Means are provided for exerting pressure on the plug 2t) and such means can be referred to as the first exerting pressure means, which, as best seen in Fig. 2, comprises a conical inner portion 40 attached to a threaded or outer portion 42. The conical portion 40 has an inwardly tapered rearward end yto which the` threaded` shank portion 42 is attached.
The rst resilient plug 20 has a conical cavity48 on its forward or inner side, the cavity 48 normally receiving a part or all of the conical portion 40.
A pressure plate 50 is provided on the rearward or outer side of the first resilient plug 20.' The plate 50 isldisposed in a vertical'plane parallel with the outer or rearward end of the plug 20 said rearward end being disposed in a plane at a right angle to the axis ofthe elongated tube 10. f
The plate 50 has an opening 54 therethrough through which-the shank 42 extends, the shank 42 normally protruding rearwardly of the plate 50 ,and havigfa ywing nut 5S Vthreadedly disposed thereon.
The resilient plug 20 has a passage 60 of a shape for snugly receiving the shank 42, the passage extending from the conical cavity 48 to the rearward end of the plug'20. Y
When the wing nut 58 is opened fordrawing the conical portion 40 into the plug 20 the outer perimeter Aof the plug 2@ expands exerting sufficient pressure against the inner wall 22 of the bottom 10 as to providea watertightseal. v
To further'insure a water-tight seal it is preferred that the tube 10 be bent outwardly around its perimeter in preferably two places indicated at 62.
The outwardly bent portions 62 are preferably spaced apart forwardly and rearwardlyv of each other. The plug 2Q can have outwardly protruding raised portions 64 extending around its perimeter at two placesdisposed forwardly and rearwardly of each other and at positions adapted to engage in theoutwardly bent portion 62. This has the effect of further retaining the plug 2() against moving forwardly or rearwardly out of position.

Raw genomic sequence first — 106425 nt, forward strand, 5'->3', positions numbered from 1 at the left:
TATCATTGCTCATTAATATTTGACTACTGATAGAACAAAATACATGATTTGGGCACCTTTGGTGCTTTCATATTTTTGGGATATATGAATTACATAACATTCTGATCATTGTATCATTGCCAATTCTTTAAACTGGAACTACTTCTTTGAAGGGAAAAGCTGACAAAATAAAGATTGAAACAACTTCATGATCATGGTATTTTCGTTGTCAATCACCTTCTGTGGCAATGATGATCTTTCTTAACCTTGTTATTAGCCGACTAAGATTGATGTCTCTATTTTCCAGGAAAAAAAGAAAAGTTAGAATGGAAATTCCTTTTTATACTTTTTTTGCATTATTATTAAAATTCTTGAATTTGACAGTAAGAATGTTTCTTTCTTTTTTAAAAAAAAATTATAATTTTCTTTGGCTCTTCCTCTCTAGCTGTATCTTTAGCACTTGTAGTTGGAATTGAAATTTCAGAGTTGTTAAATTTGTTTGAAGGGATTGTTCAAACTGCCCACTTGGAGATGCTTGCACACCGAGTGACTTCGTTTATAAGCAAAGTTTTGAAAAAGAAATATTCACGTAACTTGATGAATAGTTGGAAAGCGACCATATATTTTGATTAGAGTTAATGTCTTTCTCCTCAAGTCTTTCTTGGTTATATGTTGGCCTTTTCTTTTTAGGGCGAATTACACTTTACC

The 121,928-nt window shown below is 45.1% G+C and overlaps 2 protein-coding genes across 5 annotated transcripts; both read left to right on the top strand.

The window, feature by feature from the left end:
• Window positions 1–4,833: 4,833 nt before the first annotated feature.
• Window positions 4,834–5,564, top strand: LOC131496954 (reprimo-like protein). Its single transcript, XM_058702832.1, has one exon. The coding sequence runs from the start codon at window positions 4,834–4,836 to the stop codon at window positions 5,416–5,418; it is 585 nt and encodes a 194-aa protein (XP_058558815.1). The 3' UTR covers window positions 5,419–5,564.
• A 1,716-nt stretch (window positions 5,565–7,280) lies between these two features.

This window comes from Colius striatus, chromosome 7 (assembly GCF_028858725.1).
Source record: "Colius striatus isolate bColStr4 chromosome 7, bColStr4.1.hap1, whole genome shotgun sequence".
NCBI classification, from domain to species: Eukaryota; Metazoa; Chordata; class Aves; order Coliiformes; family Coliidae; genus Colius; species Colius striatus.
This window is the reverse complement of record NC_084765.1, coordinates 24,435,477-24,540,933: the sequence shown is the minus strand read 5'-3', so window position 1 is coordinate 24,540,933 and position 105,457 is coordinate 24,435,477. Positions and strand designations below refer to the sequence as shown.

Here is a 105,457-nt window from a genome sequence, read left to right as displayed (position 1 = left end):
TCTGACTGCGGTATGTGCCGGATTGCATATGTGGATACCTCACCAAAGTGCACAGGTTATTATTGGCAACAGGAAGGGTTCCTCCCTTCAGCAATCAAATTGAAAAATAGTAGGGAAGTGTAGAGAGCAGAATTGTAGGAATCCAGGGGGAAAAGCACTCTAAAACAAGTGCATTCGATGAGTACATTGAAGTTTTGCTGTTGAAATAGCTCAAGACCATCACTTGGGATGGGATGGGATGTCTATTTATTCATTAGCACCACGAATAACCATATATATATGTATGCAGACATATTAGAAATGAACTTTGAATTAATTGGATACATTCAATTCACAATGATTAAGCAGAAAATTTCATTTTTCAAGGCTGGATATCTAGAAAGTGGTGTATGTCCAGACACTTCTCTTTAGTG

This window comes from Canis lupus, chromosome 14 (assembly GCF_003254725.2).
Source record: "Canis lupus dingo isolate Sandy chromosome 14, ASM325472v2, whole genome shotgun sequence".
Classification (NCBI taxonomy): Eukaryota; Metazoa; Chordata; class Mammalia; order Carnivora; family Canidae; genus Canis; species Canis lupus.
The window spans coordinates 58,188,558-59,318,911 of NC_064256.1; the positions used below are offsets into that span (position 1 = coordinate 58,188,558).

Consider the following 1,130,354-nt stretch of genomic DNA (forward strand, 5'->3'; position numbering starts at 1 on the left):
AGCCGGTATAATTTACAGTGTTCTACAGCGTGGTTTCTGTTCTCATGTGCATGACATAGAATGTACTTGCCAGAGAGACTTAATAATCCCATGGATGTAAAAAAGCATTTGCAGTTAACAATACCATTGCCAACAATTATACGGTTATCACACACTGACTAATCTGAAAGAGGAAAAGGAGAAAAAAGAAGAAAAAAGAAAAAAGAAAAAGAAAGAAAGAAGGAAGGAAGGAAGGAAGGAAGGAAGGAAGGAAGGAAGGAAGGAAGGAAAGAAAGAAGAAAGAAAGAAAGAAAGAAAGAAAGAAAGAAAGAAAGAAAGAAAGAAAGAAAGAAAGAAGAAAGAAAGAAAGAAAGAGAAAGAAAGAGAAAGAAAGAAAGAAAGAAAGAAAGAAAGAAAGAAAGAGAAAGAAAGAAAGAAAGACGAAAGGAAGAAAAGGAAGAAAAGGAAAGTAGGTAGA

If desired the outwardly protruding portion 64 oflthe plug 20 can be omitted inasmuch as the plug will force itself into the circular recesses on the inner side of the protrusions 62 from the pressure exerted on the plug by the conical portion 40.
The cone 40 can be of a strictly conical shape but is preferably provided with a slight curvature, on its outer' side and extending from its forward to its rearward end, as best seen in Fig. 2.
Referring to Fig. 5 the second and smaller tube 12' is shown inside the larger tube 10. The smaller tube 12 has a similar resilient plug which shall be given the numeral 20 because of its similarity to the plug 20.
However the plug 20 differs fromthe plug 20 if peripheral indentations are provided` in the plug 20, then these are numbered 64 and take the place of the peripheralprotrusions 64. The peripheral indentations 64 are correlated'and disposed complementary to protrusions 62' which extend around the periphery of the inner wall 22' of the tube 12 to the rearward end of the latter. The purpose of the indentation 64 and protrusion 62' is the same' as the purpose of their counterparts, theprotrusion 64 and the outwardly bent portion 62 of the pontoon 10.
Parts ofthe pressure exerting means of the plug 20' are substantially identical to their counterparts used with the pontoon and are given equivalent numerals except that the numerals are primed.
The tubes 10 and 12 are maintained in spaced apart parallelism, as seen in Figure 1, by a collapsible frame comprising a plurality of frame members 80 which are disposed transverse to the tubes 10 and 12 and which are secured to the tubes by straps 82 of U-shape and wing nuts 84.
The threaded bolts 86 are attached to and extend upwardly from the ends of attaching straps 82 and receive the wing nuts 84. The threaded bolts 86 are disposed through suitable apertures 88 in the respective frame members 80. AS best seen in Fig. 6, it is preferable that the straps 82 be formed of a resilient material, the normal shape of the straps 82 being straight for compact storage.